Salespeople are key players in an effective demand planning process. They can provide timely input on their customer’s plans and issues from the front line. They hear the voice of the customer first. However, gaining their confidence is challenging, especially if they don’t understand our role in the planning process. As Demand Planners. we need to proactively build strong relationships with our sales teams so they freely share their customer knowledge with us.
To accomplish this, here are 5 practices I have used to build good relationships with sales people:
- Understand the salesperson’s world.
- Provide data to help them understand their customer’s business
- Help them understand the corporate and S&OP expectations for their program
- Help them deal with difficult customers and service outages
- Warn them when difficult conversations may be necessary
1 – Understand The Salesperson’s World
Most salespeople operate outside of a corporate environment and often the relationship with the corporate office is strained. The daily challenges they face and the pressure they are under are often very different from what their counterparts in the corporate office face. Difficult customers, traffic, poor service, defective products and missed deliveries are frequently on their list of daily issues. So if we are going to ask these sales people to work with us and trust us, we will need to start building our relationship with them by understanding how they spend their time, and the problems they need to solve.
In my experience, this means arranging a time to call them when they have time to really explain and teach us about how they get their work done, and what gets in the way of their performance. It also means scheduling time to regularly check in with them throughout the year and really listening to them. They need to feel that we both care about, and want to understand, their world and what it takes to succeed there.
2 – Provide Data To Help Them Understand Their Customer’s Business
In my experience, salespeople crave useful data. They often don’t have time to compile it themselves, and they rarely have time to digest large amounts of it. So, the more we can provide them with focused data – data that tells them about the health of their customer’s business, and where there is opportunity or risk – the more we will be seen as allies in the sales process. And if we can do this via graphical data – charts, graphs, summaries – rather than long numeric reports – the more likely they will appreciate and use the data. When in doubt, ask them what data they would like to see, how often they want it, and what format would best serve them. And be prepared to tailor the data to each individual salesperson.
3 – Help Them Understand And Manage The Corporate And S&OP Expectations For Their Program
Sales people get paid to make their plan numbers. Often their plan targets are challenging, and sometimes they are truly unrealistic based on what is happening with their customers. While we as Demand Planners cannot take sides in these cases, we can coach the salespeople on strategies that can help them. We can help them teach the customer about what is happening in the overall market by sharing data with the salesperson on item performance with similar customers. We can offer marketing expertise to help the salesperson move the customer out of old products and into new a more appropriate SKUs, or show them what items or promotions were effective in the past. And we can show them how to speak to the opportunities and risks in their business in language that both the corporation and the S&OP teams will understand.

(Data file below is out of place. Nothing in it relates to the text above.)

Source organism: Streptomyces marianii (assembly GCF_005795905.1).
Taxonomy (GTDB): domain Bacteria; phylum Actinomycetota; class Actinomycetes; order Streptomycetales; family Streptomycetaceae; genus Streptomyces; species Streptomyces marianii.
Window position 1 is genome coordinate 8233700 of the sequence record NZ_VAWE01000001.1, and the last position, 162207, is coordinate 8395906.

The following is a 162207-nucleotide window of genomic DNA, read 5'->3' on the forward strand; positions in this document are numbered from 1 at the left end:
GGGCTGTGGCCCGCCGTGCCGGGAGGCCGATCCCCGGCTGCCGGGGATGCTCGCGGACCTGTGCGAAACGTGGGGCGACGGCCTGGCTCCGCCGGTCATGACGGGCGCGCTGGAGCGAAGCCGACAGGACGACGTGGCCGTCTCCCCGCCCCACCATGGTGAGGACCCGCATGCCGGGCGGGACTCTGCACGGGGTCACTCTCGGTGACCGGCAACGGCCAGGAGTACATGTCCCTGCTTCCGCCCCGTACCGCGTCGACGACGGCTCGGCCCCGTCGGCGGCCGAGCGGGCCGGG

4 – Help Them Deal With Difficult Customers And Service Outages
Nothing is more frustrating to a salesperson than dealing with a difficult but profitable customer. Customers who demand special services, ask for special discounts or who consistently wants additional attention can quickly wear down even the most energetic salesperson. So if we can provide reporting to help solve these issues, get our supply team involved in providing updates on missing or damaged shipments, or get finance to help with pricing and discount questions, this will go a long way toward building the salesperson’s trust and confidence in us. In my own career I have even called customers to apologize for service outages so that the salesperson could maintain a positive relationship with the customer.
5 – Warn Them When Difficult Conversations May Be Necessary
When business is not good and sales are lagging, the pressure on the sales teams can be enormous. They know when they are missing their plan numbers. What they often don’t know is how to frame the conversations around their plan misses, and when these hard conversations may occur. As Demand Planners we can see when a salesperson is missing their plan. We often know what is causing the miss, and hopefully we have communicated this to them and provided them with reporting to back up our conclusions. And as Demand Planners we are often aware of how the company sees the lagging performance, and we can tactfully coach the salespeople on how to explain what is happening that is holding their performance back.
Building good relationships with our sales teams can give us a significant advantage in our planning efforts. Our salespeople can warn us about customers that are not performing as expected, and can give us a chance to manage our forecasts to account for this. As Demand Planners we want the salespeople to be our allies. At the same time we also need to teach them that while we will not hide poor performance, we will do what we can to help them reach their goals and provide outstanding service to their customers.
They need to know that we want them to succeed, so that when they meet with their customers they can be confident that they programs they are presenting are realistic and truly support the customer’s business.